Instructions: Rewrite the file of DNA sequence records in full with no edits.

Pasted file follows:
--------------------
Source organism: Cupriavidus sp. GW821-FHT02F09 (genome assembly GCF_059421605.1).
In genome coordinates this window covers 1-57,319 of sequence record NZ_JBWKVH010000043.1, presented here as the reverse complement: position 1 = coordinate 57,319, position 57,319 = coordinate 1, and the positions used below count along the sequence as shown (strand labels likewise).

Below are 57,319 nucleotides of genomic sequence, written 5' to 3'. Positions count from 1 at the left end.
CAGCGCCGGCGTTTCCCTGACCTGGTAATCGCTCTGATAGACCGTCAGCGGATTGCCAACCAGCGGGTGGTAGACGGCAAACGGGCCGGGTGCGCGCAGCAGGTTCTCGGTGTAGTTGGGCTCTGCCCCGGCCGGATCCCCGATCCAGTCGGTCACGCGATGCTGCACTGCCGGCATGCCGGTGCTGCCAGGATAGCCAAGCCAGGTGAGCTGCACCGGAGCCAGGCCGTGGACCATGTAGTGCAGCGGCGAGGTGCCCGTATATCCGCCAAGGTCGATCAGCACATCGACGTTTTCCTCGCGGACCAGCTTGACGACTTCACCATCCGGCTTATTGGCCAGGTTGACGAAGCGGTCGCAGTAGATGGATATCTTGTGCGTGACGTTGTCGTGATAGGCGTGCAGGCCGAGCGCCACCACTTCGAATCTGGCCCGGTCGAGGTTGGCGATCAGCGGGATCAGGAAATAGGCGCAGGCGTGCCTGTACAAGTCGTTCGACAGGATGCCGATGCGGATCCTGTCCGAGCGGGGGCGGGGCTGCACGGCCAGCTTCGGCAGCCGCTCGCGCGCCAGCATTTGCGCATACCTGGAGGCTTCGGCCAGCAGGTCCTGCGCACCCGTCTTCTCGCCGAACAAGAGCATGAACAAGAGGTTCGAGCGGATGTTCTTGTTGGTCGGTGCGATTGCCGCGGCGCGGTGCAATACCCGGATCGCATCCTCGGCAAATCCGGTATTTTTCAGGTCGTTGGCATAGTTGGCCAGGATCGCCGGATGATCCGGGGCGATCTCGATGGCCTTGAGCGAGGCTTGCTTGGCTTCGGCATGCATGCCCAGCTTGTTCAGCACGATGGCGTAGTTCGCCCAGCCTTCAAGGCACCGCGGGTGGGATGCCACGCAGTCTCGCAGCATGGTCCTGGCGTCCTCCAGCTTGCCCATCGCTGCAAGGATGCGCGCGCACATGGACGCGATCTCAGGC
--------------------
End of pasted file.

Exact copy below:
Source organism: Cupriavidus sp. GW821-FHT02F09 (genome assembly GCF_059421605.1).
In genome coordinates this window covers 1-57,319 of sequence record NZ_JBWKVH010000043.1, presented here as the reverse complement: position 1 = coordinate 57,319, position 57,319 = coordinate 1, and the positions used below count along the sequence as shown (strand labels likewise).

Below are 57,319 nucleotides of genomic sequence, written 5' to 3'. Positions count from 1 at the left end.
CAGCGCCGGCGTTTCCCTGACCTGGTAATCGCTCTGATAGACCGTCAGCGGATTGCCAACCAGCGGGTGGTAGACGGCAAACGGGCCGGGTGCGCGCAGCAGGTTCTCGGTGTAGTTGGGCTCTGCCCCGGCCGGATCCCCGATCCAGTCGGTCACGCGATGCTGCACTGCCGGCATGCCGGTGCTGCCAGGATAGCCAAGCCAGGTGAGCTGCACCGGAGCCAGGCCGTGGACCATGTAGTGCAGCGGCGAGGTGCCCGTATATCCGCCAAGGTCGATCAGCACATCGACGTTTTCCTCGCGGACCAGCTTGACGACTTCACCATCCGGCTTATTGGCCAGGTTGACGAAGCGGTCGCAGTAGATGGATATCTTGTGCGTGACGTTGTCGTGATAGGCGTGCAGGCCGAGCGCCACCACTTCGAATCTGGCCCGGTCGAGGTTGGCGATCAGCGGGATCAGGAAATAGGCGCAGGCGTGCCTGTACAAGTCGTTCGACAGGATGCCGATGCGGATCCTGTCCGAGCGGGGGCGGGGCTGCACGGCCAGCTTCGGCAGCCGCTCGCGCGCCAGCATTTGCGCATACCTGGAGGCTTCGGCCAGCAGGTCCTGCGCACCCGTCTTCTCGCCGAACAAGAGCATGAACAAGAGGTTCGAGCGGATGTTCTTGTTGGTCGGTGCGATTGCCGCGGCGCGGTGCAATACCCGGATCGCATCCTCGGCAAATCCGGTATTTTTCAGGTCGTTGGCATAGTTGGCCAGGATCGCCGGATGATCCGGGGCGATCTCGATGGCCTTGAGCGAGGCTTGCTTGGCTTCGGCATGCATGCCCAGCTTGTTCAGCACGATGGCGTAGTTCGCCCAGCCTTCAAGGCACCGCGGGTGGGATGCCACGCAGTCTCGCAGCATGGTCCTGGCGTCCTCCAGCTTGCCCATCGCTGCAAGGATGCGCGCGCACATGGACGCGATCTCAGGC